WEDNESDAY, Nov. 5, 2014 (HealthDay News) -- Climate change will boost levels of grass pollen in the air in the next 100 years, resulting in increased misery for people with grass allergy, a new study contends.
Researchers predict that climate change-related rises in carbon dioxide will increase grass pollen production and people's exposure to the pollen by up to 202 percent in the next 100 years.
"The implications of increasing CO2 for human health are clear. Stimulation of grass pollen production by elevated CO2 will increase airborne concentrations and increase exposure and suffering in grass pollen-allergic individuals," wrote Christine Rogers and colleagues at the University of Massachusetts, Amherst School of Public Health and Health Sciences.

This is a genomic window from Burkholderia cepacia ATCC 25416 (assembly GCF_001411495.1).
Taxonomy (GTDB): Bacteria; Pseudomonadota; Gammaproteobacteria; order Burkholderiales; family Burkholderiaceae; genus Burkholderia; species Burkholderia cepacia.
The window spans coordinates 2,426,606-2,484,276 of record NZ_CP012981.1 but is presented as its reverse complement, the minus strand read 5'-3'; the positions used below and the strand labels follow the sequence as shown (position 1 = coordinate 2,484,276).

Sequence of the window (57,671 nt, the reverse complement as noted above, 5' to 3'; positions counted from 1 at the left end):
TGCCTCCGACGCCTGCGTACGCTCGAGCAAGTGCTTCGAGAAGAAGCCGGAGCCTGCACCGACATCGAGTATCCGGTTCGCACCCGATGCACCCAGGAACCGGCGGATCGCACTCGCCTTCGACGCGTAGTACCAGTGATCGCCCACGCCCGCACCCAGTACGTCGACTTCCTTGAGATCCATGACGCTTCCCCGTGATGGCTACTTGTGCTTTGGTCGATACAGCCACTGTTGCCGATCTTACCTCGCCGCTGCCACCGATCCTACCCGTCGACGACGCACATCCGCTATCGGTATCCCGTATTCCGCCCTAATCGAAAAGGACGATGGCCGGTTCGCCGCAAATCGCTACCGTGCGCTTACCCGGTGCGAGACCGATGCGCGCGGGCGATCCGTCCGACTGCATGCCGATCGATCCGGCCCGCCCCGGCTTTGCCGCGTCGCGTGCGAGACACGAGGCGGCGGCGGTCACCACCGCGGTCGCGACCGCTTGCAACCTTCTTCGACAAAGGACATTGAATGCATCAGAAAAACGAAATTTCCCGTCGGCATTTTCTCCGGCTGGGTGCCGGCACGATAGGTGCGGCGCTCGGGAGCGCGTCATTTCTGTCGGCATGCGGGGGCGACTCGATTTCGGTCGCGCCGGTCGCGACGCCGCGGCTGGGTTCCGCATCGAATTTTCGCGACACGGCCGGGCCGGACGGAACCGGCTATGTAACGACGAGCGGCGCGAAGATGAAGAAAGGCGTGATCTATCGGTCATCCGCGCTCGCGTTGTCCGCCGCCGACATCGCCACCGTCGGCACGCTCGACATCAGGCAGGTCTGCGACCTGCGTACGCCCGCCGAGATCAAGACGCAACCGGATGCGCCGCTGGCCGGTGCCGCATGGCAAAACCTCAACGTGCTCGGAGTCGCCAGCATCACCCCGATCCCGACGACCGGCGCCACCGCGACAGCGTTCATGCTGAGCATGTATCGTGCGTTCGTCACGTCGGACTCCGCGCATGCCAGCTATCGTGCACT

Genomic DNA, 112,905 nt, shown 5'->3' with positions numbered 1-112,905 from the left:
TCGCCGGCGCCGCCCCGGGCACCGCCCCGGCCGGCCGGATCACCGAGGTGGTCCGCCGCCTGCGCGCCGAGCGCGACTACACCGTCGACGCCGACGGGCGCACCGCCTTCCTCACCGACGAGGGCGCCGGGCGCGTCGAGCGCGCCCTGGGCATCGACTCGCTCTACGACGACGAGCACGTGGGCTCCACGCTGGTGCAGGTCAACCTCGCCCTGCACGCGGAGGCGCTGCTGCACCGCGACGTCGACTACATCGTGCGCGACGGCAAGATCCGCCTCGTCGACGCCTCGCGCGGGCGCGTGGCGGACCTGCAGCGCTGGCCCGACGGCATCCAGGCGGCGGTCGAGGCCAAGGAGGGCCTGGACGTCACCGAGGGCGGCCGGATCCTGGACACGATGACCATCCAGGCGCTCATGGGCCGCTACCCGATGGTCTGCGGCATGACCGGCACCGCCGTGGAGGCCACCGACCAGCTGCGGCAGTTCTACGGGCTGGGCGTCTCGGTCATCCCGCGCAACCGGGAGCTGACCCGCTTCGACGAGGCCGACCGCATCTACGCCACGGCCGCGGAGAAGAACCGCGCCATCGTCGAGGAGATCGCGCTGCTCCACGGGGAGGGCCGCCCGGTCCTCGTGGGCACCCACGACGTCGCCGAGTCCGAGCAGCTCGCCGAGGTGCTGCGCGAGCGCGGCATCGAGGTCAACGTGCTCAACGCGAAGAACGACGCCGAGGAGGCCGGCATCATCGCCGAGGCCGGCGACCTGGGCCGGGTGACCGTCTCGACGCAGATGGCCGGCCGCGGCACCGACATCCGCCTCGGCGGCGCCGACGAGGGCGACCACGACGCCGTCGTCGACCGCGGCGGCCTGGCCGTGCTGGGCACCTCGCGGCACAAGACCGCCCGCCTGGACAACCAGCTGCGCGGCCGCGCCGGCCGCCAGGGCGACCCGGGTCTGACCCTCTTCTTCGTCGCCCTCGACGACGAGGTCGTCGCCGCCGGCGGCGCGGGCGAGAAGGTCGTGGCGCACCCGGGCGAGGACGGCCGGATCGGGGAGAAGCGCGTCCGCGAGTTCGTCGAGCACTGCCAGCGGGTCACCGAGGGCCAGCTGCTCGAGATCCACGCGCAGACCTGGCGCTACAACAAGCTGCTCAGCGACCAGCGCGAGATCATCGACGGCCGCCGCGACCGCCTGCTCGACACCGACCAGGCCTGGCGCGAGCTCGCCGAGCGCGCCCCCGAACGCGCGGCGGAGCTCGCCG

"This is the first evidence that pollen production is significantly stimulated by elevated carbon dioxide in a grass species and has worldwide implications due to the ubiquitous presence of grasses in all biomes and high prevalence of grass pollen allergy," Rogers said in a university news release.
"These results are similar to our other studies performed in other highly allergenic taxa such as ragweed but with more extreme outcomes and wider impacts," she added.
The study was published Nov. 5 in the journal PLoS One.
The U.S. National Library of Medicine has more about grass allergy.